A student who stole 299 rare bird skins from the Natural History Museum at Tring to fund his studies has been ordered to pay £125,150 under the Proceeds of Crime Act.
Edwin Rist, aged 22, from the USA, was sentenced in April for the burglary, which took place on 24 June 2009. He was previously given a 12-month prison sentence, suspended for two years, and a supervision order for 12 months.
Following a hearing at St Albans Crown Court today he was also given a confiscation order to pay back £125,150, after also pleading guilty to money laundering offences.
This is the amount that it is estimated he later made by selling the bird skins, stolen from a private collections area in the Museum, on places like Ebay.
Detective Sergeant Joe Quinlivan, from Herts Constabulary’s Economic Crime Unit, said, 'This is a very positive result for us and sends a strong message that making money through crime never pays.
'My team and I were determined that Rist should not benefit financially from his crime, which robbed this country of part of its heritage, and today’s result is testament to the hard work of the Economic Crime Unit.
'For anyone who is involved in or considering making money through crime – be warned. If caught, we will be seeking your ill-gotten gains through the courts from you through the Proceeds of Crime Act.'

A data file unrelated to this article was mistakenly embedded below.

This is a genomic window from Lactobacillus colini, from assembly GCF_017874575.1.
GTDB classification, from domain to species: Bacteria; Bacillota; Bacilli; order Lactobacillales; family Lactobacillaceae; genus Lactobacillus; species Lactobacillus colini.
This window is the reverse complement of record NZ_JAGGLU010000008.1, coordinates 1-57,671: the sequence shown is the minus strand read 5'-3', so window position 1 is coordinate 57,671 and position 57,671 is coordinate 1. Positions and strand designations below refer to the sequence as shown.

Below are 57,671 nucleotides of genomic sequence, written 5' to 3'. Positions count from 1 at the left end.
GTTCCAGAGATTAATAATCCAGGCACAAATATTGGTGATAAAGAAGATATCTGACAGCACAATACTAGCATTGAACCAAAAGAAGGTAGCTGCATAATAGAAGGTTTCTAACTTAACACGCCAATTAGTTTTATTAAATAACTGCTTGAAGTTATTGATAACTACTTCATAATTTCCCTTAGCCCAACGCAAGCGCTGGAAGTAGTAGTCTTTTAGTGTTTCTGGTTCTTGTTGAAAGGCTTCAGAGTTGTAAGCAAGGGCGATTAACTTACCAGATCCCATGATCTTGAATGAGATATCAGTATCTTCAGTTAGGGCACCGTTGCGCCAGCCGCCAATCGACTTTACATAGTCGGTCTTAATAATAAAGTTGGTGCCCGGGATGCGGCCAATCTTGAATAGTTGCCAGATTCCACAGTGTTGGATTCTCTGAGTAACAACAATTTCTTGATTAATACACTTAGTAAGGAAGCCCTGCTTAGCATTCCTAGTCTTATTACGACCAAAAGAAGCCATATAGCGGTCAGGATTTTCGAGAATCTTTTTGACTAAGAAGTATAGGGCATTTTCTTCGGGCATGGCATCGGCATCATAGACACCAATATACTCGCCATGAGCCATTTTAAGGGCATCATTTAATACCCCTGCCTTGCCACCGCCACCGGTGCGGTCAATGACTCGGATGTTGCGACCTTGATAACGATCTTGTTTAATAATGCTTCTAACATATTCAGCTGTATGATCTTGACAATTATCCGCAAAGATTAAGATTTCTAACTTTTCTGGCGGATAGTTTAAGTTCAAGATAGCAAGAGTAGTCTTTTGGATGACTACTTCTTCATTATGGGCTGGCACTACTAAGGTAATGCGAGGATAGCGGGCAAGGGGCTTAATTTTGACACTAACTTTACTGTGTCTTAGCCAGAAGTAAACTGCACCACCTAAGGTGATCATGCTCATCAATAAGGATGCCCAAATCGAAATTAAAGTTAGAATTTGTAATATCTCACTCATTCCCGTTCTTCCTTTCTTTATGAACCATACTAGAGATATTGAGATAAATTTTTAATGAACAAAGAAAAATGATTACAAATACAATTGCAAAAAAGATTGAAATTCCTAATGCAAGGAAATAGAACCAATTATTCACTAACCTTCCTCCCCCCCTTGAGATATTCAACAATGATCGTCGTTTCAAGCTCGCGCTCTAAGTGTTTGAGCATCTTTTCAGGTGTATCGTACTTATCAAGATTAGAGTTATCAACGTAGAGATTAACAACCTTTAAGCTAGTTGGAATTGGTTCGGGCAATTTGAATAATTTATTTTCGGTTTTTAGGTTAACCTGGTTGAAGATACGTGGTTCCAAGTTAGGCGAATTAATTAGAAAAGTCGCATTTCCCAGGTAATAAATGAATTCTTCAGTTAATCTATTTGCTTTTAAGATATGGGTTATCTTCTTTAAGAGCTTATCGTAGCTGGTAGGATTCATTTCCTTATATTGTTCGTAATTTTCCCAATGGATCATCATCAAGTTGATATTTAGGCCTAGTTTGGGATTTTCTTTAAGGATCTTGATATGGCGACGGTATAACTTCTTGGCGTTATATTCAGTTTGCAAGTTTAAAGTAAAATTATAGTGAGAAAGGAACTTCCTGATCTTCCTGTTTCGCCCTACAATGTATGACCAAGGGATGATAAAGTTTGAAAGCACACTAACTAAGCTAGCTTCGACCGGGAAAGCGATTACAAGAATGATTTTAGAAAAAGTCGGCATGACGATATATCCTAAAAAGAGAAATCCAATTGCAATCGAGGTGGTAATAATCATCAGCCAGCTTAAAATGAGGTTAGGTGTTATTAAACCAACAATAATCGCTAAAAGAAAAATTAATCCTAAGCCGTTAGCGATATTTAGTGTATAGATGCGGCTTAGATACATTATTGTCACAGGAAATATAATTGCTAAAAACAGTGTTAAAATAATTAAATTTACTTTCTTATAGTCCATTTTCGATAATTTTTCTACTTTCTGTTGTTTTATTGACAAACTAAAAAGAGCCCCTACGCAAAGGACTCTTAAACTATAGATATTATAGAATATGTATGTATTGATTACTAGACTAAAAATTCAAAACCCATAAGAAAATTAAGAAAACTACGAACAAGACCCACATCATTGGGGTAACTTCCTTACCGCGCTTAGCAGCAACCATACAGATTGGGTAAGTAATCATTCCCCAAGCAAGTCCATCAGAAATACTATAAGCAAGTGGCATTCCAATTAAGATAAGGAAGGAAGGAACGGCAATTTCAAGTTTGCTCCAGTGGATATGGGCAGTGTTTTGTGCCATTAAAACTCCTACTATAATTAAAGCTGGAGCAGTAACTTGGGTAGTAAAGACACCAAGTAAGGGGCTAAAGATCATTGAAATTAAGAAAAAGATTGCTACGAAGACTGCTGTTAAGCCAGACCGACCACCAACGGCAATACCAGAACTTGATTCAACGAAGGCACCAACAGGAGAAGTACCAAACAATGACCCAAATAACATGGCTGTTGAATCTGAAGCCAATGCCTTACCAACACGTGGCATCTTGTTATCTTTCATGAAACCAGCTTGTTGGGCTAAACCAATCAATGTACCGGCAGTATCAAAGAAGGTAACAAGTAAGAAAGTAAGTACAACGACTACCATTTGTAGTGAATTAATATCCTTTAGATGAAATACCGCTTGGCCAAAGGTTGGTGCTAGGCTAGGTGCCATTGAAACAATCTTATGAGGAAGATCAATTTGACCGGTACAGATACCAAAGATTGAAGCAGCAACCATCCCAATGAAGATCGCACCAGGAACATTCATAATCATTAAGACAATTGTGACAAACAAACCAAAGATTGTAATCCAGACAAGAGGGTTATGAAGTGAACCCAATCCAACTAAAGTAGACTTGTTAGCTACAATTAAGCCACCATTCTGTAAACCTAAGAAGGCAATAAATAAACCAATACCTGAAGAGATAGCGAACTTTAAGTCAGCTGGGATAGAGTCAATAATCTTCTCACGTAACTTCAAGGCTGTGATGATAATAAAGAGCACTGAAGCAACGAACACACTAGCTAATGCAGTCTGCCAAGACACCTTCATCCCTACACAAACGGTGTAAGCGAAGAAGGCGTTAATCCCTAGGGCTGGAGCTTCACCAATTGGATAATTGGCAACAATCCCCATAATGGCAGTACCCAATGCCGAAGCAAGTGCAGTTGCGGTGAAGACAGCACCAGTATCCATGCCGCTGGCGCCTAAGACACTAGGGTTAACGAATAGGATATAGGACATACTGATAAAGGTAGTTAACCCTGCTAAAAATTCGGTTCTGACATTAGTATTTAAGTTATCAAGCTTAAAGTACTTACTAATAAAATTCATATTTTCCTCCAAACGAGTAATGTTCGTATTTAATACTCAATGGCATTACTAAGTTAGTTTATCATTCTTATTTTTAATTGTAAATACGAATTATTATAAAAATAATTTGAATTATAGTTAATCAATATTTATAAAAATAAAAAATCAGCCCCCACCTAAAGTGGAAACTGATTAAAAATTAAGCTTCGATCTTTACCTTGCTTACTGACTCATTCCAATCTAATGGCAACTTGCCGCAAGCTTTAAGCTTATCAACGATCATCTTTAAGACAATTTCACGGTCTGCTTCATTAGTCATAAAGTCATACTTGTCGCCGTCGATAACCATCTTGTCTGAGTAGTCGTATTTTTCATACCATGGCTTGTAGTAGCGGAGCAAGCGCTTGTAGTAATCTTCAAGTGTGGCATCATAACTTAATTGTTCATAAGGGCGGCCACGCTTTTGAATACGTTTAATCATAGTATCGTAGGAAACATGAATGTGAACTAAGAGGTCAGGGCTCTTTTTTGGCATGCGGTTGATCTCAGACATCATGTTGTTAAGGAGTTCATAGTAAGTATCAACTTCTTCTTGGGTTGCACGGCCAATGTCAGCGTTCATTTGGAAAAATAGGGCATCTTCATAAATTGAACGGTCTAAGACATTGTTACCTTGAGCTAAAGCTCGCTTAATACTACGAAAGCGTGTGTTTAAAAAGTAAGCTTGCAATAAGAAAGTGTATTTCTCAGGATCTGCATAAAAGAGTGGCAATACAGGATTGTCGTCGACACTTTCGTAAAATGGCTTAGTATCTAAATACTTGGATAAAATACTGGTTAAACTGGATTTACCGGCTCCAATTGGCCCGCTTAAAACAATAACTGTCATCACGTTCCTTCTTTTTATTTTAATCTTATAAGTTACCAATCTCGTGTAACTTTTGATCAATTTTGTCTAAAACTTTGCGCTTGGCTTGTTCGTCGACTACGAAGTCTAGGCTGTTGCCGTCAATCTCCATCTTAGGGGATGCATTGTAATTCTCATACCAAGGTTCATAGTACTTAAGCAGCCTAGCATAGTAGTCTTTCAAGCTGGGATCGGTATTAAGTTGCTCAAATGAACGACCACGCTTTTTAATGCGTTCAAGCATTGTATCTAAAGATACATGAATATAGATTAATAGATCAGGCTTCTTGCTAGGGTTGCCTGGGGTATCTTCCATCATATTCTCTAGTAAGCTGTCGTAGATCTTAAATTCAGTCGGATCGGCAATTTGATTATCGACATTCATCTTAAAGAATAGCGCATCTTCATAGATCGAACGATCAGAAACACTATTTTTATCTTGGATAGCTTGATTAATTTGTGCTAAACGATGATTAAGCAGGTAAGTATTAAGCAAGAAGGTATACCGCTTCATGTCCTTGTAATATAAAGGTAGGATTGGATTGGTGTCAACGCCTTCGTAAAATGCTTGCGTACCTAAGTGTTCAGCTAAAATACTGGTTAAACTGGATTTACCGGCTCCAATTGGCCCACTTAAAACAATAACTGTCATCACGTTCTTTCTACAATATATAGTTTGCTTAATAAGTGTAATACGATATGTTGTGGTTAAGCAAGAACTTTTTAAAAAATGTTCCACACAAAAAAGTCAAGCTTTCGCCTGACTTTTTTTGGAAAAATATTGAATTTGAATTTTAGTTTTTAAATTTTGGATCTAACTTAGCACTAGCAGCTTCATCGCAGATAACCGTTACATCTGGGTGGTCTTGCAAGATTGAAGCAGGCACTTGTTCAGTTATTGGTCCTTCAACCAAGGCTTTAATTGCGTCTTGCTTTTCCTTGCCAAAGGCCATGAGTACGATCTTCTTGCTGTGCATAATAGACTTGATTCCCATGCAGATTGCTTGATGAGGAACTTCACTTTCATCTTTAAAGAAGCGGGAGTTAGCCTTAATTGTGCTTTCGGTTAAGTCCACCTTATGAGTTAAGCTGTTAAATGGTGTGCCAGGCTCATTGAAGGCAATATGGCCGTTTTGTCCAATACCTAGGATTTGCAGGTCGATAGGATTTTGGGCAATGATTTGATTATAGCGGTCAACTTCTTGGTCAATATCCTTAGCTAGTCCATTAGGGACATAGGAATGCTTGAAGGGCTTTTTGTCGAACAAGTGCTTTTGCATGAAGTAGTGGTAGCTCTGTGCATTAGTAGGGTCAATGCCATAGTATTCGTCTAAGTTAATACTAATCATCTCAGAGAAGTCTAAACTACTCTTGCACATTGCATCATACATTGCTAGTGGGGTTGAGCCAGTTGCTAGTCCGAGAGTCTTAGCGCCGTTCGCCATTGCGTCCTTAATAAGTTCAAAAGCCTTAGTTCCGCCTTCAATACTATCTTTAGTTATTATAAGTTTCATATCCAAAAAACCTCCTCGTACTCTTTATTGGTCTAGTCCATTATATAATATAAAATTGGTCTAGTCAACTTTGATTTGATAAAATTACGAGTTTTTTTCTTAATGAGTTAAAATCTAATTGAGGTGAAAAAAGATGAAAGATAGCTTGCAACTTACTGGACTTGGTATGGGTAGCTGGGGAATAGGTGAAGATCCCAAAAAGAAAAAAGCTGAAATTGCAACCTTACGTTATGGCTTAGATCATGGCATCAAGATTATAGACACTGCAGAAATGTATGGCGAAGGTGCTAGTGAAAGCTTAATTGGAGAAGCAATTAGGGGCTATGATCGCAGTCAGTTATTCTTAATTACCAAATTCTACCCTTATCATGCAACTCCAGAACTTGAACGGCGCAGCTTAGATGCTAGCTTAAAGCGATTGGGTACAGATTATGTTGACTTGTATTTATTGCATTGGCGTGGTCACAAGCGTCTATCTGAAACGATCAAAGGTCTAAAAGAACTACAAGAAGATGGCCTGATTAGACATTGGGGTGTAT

Rist has £13,371.98 available to pay and has six months to pay it. If he does not pay this amount within six months, he will be required to serve his 12 month prison sentence.
If Rist should come into more money at a later date, the Economic Crime Unit will be seeking this money from him up to the total outstanding figure.
Anyone with information is asked to contact either the police on non-emergency number 0845 33 00 222 or the Museum on +44 (0)20 7942 5065.
The stolen birds were a number of brightly-coloured tropical birds, including cotingas, quetzals and birds of paradise, some being endangered species, irreplaceable and, therefore, of special scientific concern.
In total 191 intact birds have been recovered to date, but only 101 still retain their labels, which are critical scientifically. In addition, parts (feathers, etc.) from an estimated 31 further birds have also been recovered.
The birds that were stolen form part of the nation’s natural history collection, assembled over the last 350 years. The 70 million specimens looked after by the Museum are a resource of international importance in the development of scientific knowledge.
The ornithological collections are amongst the most heavily used and are consulted by researchers throughout the world, who either visit the